The Opposition Party has demanded the government to stop its vested interests and hypocritical move to corporatise and privatise public health services.

According to a press release it issued yesterday, the government’s move to make Jigme Dorji Wangchuck National Referral Hospital (JDWNRH) a corporation is against the several principles of State Policy enshrined in the Constitution. “By the same token, it is a flagrant violation of the Constitution.”

It states that the proposal violates Article 9 (21) of the Constitution, which mandates the state to provide free access to basic public health services both in modern and traditional medicines.

Health minister Tandin Wangchuk, in an earlier interview with Kuensel, had said that people are concerned that they will be required to pay for health services once the hospital becomes a corporation. “The ministry will at any time protect this constitutional right of the citizens.”

Lyonpo had said, that the prime minister during the annual performance agreement signing with JDWNRH asked the hospital and the ministry to explore the possibility of providing financial benefits to the specialists to retain them.

The minister had instructed the health secretary and the presidents of the national referral hospital and the Khesar Gyalpo University of Medical Sciences of Bhutan (KGUMS) to form a high-level committee to deliberate on the proposal to make the national referral hospital a corporation.

Lyonpo said that making the hospital a corporate entity is the best solution for now. However, changing the status of the hospital into a corporate entity will depend on the proposal that will be submitted.

The opposition claims that corporatisation is not the right approach to retain specialists nor is it right for the government to blame the Royal Civil Service Commission (RCSC) and the Pay Commission as being hindrances to enhancing the pay and allowances of the specialists.

“The ultimate authority with regard to salary and allowances lies with the Parliament,” its press release states.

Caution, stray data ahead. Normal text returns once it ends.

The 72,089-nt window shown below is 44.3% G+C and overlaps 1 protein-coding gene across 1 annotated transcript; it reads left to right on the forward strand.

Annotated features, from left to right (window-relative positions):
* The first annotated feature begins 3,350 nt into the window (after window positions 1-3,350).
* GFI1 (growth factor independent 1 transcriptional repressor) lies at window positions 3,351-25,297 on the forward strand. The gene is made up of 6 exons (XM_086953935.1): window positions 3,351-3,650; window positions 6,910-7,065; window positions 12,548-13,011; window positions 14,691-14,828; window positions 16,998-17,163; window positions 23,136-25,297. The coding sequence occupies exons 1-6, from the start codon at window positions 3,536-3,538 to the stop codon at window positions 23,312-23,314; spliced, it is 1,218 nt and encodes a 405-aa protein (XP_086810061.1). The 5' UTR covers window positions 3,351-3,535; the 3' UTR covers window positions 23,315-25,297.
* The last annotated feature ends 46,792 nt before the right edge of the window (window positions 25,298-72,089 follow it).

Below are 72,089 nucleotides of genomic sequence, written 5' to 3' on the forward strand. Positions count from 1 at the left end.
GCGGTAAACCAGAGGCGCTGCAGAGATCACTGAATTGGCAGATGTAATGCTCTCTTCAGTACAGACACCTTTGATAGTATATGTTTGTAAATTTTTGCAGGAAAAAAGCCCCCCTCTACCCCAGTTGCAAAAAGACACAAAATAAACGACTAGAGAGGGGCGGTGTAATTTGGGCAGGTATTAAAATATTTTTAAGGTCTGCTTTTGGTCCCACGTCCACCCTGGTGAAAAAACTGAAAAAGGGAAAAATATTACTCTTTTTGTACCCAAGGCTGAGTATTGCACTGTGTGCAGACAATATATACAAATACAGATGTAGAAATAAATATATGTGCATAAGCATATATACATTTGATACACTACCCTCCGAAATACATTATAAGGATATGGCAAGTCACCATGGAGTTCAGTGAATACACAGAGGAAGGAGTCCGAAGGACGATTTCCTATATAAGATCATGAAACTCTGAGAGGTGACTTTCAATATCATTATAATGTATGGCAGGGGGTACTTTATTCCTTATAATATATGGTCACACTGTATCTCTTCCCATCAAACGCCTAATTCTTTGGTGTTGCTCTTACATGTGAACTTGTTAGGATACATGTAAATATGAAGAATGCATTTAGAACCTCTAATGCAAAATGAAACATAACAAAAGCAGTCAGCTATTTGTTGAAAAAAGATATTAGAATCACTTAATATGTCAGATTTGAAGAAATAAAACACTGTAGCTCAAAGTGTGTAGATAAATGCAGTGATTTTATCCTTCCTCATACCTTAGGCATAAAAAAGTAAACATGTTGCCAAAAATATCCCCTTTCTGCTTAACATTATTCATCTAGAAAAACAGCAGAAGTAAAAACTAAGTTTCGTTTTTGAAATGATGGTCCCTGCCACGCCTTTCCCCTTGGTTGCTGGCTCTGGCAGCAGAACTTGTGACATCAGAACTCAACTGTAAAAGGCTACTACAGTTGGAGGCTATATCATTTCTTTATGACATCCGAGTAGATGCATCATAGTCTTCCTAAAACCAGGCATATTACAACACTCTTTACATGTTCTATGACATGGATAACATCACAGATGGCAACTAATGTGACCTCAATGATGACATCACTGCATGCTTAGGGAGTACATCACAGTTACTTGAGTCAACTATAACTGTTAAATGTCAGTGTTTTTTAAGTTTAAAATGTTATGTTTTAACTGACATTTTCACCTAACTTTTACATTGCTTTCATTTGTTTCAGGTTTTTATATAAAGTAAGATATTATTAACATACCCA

The opposition claimed that they raised the issue for the first time at the Question Hour during the 9th session of the second parliament on May 19 this year.

“We believe corporatisation is only an ice-break move. The ultimate ulterior motive of the government is to pave way for privatisation of public health facilities and services,” the press release stated. “This is yet another of its numerous ill-considered adventures and a part of the recent trend of the functioning of the government to use corporatisation as a means to solve all problems, paying little heed to the state policies and laws.”

The opposition states that this move by the government will have serious implications for the future well being of the people and nation.

“It will affect equitable access to public health services, widen the gap between the rich and the poor and jeopardise the good quality of life of the people,” it states. “The corporatisation of the hospital would effectively deprive the poor and humble of availing quality health services. Both cost and accessibility would become serious problems.”

However, the opposition claims that it is amenable to the idea of opening up the opportunity for private health services in certain areas based on a clear policy.

Since the issue is to retain medical specialists and providing adequate compensation, the opposition recommends that the matter be dealt through a review of their salary, allowances and benefits as per the Constitution instead of corporatisation. “The state policies should be protected and the rule of law respected.”

Dechen Tshomo